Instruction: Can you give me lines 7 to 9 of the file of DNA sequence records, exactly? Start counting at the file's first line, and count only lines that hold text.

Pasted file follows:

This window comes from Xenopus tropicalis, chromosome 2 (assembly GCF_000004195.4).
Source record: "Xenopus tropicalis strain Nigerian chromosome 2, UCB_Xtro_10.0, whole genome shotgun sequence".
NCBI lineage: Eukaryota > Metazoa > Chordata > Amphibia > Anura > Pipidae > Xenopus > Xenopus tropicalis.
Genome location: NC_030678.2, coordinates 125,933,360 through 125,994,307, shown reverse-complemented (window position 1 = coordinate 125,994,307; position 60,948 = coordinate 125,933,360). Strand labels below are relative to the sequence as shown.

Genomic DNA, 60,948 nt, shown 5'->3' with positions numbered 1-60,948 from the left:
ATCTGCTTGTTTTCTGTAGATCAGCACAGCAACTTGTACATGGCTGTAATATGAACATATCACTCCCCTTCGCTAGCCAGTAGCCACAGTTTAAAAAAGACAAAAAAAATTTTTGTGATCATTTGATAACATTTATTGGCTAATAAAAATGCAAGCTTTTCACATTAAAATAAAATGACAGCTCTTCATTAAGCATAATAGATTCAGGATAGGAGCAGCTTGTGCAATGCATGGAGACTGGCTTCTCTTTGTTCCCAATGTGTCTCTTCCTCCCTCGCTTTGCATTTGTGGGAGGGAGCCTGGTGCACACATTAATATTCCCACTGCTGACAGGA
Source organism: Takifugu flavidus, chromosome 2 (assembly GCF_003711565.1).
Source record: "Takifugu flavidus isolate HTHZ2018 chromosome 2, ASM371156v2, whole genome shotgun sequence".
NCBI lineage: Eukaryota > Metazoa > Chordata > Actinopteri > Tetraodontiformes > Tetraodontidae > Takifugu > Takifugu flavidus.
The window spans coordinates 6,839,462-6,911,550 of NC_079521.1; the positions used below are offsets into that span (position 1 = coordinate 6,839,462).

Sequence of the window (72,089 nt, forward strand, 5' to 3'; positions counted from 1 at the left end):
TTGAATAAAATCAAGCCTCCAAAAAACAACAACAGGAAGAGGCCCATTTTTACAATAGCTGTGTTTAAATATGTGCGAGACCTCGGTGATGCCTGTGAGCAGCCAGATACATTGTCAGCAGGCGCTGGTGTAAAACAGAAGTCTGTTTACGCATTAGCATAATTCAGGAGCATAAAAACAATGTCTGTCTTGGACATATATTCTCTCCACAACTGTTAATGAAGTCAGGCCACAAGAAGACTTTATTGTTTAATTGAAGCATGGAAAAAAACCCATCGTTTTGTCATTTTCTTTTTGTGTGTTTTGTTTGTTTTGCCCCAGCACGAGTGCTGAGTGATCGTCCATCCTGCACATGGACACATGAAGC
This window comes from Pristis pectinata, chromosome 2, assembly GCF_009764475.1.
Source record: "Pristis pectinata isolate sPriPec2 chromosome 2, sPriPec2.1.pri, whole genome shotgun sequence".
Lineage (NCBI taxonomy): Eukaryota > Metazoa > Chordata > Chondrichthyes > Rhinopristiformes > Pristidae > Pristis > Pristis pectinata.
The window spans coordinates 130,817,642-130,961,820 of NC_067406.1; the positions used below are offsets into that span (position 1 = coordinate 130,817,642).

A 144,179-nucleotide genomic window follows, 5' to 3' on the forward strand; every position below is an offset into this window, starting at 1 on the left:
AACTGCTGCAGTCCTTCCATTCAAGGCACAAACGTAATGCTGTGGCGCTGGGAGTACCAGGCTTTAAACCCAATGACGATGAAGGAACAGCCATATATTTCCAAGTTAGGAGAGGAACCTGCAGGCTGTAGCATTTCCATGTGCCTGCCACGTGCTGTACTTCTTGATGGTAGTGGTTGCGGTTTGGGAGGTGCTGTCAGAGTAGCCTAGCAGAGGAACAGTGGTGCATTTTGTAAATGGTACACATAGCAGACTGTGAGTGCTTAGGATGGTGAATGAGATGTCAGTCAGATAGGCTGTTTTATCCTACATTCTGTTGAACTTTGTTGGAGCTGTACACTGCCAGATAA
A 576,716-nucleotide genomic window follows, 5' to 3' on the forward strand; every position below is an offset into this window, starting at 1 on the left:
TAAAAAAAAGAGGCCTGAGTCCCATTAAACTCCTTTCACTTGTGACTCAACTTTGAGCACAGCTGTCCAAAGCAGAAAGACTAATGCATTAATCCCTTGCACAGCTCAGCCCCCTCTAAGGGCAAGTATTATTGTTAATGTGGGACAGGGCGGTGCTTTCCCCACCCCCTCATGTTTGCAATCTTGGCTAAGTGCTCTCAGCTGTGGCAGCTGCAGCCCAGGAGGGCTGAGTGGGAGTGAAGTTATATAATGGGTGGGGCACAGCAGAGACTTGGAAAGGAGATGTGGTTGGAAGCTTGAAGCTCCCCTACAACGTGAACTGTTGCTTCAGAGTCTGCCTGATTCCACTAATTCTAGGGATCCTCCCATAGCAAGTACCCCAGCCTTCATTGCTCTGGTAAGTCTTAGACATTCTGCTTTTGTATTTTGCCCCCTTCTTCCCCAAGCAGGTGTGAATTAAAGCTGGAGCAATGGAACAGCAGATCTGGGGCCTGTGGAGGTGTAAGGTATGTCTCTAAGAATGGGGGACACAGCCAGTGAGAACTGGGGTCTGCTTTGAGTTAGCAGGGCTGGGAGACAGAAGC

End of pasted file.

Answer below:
Source organism: Takifugu flavidus, chromosome 2 (assembly GCF_003711565.1).
Source record: "Takifugu flavidus isolate HTHZ2018 chromosome 2, ASM371156v2, whole genome shotgun sequence".
NCBI lineage: Eukaryota > Metazoa > Chordata > Actinopteri > Tetraodontiformes > Tetraodontidae > Takifugu > Takifugu flavidus.